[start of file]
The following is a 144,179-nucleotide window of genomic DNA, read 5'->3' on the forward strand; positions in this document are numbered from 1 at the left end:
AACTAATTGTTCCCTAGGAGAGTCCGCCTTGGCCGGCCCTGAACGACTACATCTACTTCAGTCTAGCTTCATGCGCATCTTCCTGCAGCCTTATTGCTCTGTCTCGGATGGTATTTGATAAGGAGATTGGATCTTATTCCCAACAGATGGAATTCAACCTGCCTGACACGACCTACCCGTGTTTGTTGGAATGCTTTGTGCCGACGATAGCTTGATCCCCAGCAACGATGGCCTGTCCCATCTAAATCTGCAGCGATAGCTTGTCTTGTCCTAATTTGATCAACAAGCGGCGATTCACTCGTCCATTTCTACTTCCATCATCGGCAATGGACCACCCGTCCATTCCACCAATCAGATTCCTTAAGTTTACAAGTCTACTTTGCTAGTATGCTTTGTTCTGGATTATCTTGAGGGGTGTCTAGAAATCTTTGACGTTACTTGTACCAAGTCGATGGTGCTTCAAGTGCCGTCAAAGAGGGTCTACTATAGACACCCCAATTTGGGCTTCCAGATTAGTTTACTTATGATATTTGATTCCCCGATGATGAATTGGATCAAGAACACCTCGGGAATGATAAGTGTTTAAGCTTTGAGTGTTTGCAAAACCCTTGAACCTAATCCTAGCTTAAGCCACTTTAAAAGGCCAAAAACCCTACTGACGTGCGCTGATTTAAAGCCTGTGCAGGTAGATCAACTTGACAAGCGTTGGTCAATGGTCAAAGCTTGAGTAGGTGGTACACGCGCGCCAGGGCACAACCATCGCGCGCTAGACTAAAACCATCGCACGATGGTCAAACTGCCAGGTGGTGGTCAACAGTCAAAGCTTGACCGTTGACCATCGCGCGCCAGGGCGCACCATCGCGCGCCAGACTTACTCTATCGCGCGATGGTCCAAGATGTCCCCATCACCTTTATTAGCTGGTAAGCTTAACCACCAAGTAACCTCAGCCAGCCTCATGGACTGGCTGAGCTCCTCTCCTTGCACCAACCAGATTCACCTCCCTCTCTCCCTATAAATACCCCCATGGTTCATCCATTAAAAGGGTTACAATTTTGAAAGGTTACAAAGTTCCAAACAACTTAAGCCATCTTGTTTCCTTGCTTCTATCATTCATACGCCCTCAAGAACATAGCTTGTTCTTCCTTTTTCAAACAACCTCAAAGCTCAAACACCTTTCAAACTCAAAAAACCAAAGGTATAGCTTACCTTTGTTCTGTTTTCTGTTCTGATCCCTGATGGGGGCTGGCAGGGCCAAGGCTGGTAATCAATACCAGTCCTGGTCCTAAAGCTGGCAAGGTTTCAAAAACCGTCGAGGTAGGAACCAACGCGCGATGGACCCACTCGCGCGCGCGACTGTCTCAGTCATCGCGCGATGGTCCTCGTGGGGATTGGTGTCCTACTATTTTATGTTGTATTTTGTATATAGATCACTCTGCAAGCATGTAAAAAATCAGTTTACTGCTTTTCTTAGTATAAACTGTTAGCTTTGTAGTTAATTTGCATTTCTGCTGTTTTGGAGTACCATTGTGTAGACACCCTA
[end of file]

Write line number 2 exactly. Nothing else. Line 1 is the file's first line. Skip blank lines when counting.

AACTAATTGTTCCCTAGGAGAGTCCGCCTTGGCCGGCCCTGAACGACTACATCTACTTCAGTCTAGCTTCATGCGCATCTTCCTGCAGCCTTATTGCTCTGTCTCGGATGGTATTTGATAAGGAGATTGGATCTTATTCCCAACAGATGGAATTCAACCTGCCTGACACGACCTACCCGTGTTTGTTGGAATGCTTTGTGCCGACGATAGCTTGATCCCCAGCAACGATGGCCTGTCCCATCTAAATCTGCAGCGATAGCTTGTCTTGTCCTAATTTGATCAACAAGCGGCGATTCACTCGTCCATTTCTACTTCCATCATCGGCAATGGACCACCCGTCCATTCCACCAATCAGATTCCTTAAGTTTACAAGTCTACTTTGCTAGTATGCTTTGTTCTGGATTATCTTGAGGGGTGTCTAGAAATCTTTGACGTTACTTGTACCAAGTCGATGGTGCTTCAAGTGCCGTCAAAGAGGGTCTACTATAGACACCCCAATTTGGGCTTCCAGATTAGTTTACTTATGATATTTGATTCCCCGATGATGAATTGGATCAAGAACACCTCGGGAATGATAAGTGTTTAAGCTTTGAGTGTTTGCAAAACCCTTGAACCTAATCCTAGCTTAAGCCACTTTAAAAGGCCAAAAACCCTACTGACGTGCGCTGATTTAAAGCCTGTGCAGGTAGATCAACTTGACAAGCGTTGGTCAATGGTCAAAGCTTGAGTAGGTGGTACACGCGCGCCAGGGCACAACCATCGCGCGCTAGACTAAAACCATCGCACGATGGTCAAACTGCCAGGTGGTGGTCAACAGTCAAAGCTTGACCGTTGACCATCGCGCGCCAGGGCGCACCATCGCGCGCCAGACTTACTCTATCGCGCGATGGTCCAAGATGTCCCCATCACCTTTATTAGCTGGTAAGCTTAACCACCAAGTAACCTCAGCCAGCCTCATGGACTGGCTGAGCTCCTCTCCTTGCACCAACCAGATTCACCTCCCTCTCTCCCTATAAATACCCCCATGGTTCATCCATTAAAAGGGTTACAATTTTGAAAGGTTACAAAGTTCCAAACAACTTAAGCCATCTTGTTTCCTTGCTTCTATCATTCATACGCCCTCAAGAACATAGCTTGTTCTTCCTTTTTCAAACAACCTCAAAGCTCAAACACCTTTCAAACTCAAAAAACCAAAGGTATAGCTTACCTTTGTTCTGTTTTCTGTTCTGATCCCTGATGGGGGCTGGCAGGGCCAAGGCTGGTAATCAATACCAGTCCTGGTCCTAAAGCTGGCAAGGTTTCAAAAACCGTCGAGGTAGGAACCAACGCGCGATGGACCCACTCGCGCGCGCGACTGTCTCAGTCATCGCGCGATGGTCCTCGTGGGGATTGGTGTCCTACTATTTTATGTTGTATTTTGTATATAGATCACTCTGCAAGCATGTAAAAAATCAGTTTACTGCTTTTCTTAGTATAAACTGTTAGCTTTGTAGTTAATTTGCATTTCTGCTGTTTTGGAGTACCATTGTGTAGACACCCTA